Nippon Telegraph and Telephone Corp (NTT) developed a "naturally degradable" primary battery that does not do harm to soil or living organisms even when left in the natural world.
The electrode, electrolyte and casing (which usually have a high environmental load) of the battery are made of environmentally-friendly materials such as biological and fertilizer-derived materials. The output voltage of the battery is 1.1V (measured current: 1.91mA/cm2).
NTT expects that the battery will be used for sensor devices that are installed outdoors and cannot be easily retrieved. The company exhibited the battery at its private show, "NTT R&D Forum 2018."
The newly-developed battery is an air battery that uses oxygen in the air as a positive-electrode active material. In the positive (air) electrode of an air battery, there needs to be a three-dimensional conductive porous structure for diffusing oxygen contained in the air into the electrode.
Normally, the porous structure is formed by using fluororesin-based binding agent to solidify carbon powder. However, fluororesin generates toxic gas when burned, causing a high load on the environment.
NTT made it possible to form a porous structure without fluororesin binding agent by applying a certain process (of which the company did not disclose the details) to a biological material and carbonizing it.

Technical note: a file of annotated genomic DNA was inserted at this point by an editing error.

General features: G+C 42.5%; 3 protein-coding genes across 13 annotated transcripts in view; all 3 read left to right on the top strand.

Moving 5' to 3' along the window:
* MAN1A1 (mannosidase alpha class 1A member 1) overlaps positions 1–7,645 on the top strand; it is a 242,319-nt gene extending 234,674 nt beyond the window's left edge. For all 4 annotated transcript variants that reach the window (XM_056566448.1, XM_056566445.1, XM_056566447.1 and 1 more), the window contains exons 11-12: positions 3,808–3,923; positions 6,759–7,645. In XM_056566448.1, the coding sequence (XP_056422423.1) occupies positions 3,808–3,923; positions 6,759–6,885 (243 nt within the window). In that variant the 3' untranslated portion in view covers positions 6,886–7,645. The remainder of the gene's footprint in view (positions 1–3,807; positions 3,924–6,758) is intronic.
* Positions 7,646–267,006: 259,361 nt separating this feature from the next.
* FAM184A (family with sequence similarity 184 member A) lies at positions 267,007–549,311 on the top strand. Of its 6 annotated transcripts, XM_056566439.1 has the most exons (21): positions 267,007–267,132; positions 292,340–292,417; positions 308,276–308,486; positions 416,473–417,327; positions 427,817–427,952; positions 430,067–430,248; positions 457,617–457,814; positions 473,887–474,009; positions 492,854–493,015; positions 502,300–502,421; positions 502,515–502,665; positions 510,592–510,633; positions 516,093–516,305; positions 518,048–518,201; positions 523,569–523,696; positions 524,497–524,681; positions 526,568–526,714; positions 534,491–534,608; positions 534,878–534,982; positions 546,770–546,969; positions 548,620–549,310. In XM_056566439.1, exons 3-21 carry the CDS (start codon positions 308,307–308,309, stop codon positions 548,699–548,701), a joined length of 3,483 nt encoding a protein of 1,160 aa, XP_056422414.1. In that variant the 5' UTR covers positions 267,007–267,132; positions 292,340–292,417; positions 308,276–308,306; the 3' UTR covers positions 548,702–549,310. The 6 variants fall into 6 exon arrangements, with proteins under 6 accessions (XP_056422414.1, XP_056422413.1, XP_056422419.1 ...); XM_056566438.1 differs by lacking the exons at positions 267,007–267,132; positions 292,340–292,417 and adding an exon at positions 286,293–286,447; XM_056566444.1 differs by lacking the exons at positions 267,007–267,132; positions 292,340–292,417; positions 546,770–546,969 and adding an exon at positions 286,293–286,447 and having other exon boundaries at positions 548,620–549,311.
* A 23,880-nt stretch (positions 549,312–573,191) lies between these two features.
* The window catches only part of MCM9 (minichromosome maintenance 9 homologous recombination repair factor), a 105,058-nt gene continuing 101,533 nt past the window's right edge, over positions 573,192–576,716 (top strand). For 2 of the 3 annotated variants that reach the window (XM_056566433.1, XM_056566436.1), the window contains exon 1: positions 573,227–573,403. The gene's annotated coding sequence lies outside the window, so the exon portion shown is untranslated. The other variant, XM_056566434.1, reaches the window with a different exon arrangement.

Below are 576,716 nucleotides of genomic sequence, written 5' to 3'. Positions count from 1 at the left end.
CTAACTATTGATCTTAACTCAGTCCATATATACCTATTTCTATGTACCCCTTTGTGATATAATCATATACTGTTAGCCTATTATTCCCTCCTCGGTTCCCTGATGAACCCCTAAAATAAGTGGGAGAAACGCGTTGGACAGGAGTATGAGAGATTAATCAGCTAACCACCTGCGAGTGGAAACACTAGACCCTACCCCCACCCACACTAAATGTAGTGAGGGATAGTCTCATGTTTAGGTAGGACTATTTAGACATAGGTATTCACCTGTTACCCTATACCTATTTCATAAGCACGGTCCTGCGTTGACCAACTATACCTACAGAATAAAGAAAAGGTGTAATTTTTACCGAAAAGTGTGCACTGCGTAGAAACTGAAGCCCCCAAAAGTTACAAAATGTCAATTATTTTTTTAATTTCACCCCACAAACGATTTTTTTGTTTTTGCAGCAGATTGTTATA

The separator and the casing of the battery are also made of biological materials. For the negative electrode and electrolyte, NTT used materials that can work as fertilizers. But it did not disclosed the details of the negative electrode and electrolyte.
In a "plant damage test," in which the used battery is crushed, mixed with soil and given to plants to see its influence on the plants, the company confirmed that the battery's components remaining in the soil do not affect the growth of the plants.
One of the challenges in commercializing the battery is its electric capacity, which is about 1/10 that of a dry cell of an equivalent size.
"The battery can be improved in many ways such as electrode and electrolyte," NTT said. "We want to increase its energy density to an equivalent level."